For the majority of Cooma-Monaro residents the Federal Budget handed down by Treasurer Joe Hockey on Tuesday evening, had little appeal.
In one of the toughest budgets handed down in the last 20 years, Mr Hockey introduced a series of levies and indexation measures.
Locals were not spared, with new taxes and structural changes to welfare and pension payments. In a move to get more Australians into jobs; from July this year, people younger than 30 on Newstart or Youth Allowance must look for a job for at least six months before receiving unemployment benefits.
Federal MP for Eden-Monaro, Dr Peter Hendy believes the people of Cooma will understand the tough stance the government has taken.
"People understand the need to fix the debt problem," Dr Hendy said.
"We are all playing a part; because it's in sharing the load we lighten the load.
"Welfare payments into the future weren't sustainable so the government needed to act."
The Government has forecast a deficit of $29.8 billion next year, as they begin long term reforms to bring the budget back to surplus.
"Governments, like households, must live within their means," Dr Hendy said.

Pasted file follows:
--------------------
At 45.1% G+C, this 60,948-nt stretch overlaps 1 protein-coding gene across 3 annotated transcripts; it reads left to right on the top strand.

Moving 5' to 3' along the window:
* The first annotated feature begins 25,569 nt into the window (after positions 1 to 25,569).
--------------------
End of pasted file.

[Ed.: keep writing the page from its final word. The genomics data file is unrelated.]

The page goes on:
It appears the only local project or group to directly benefit from the budget is the Cooma-Monaro Historical Railway Society (CMR).
"The CMR will receive money promised to them under the heritage grants which were included in the budget," Dr Hendy said.
President of the CMR Rodney Clancy said securing the $10,000 grant is a win for Cooma.
"This will allow us to restore the rail motor number 8, which will have a big impact on Cooma tourism and the whole community," Mr Clancy said.
"We will be able to go the rest of the way with our reactivation programs.
"It's exciting to have the $10,000 which was promised from the previous election."
Outside of the CMR, locals didn't have a lot in the budget to be excited about. For people wishing to undertake tertiary education, they may find themselves paying higher tuition fees after the Government announced universities will be deregulated.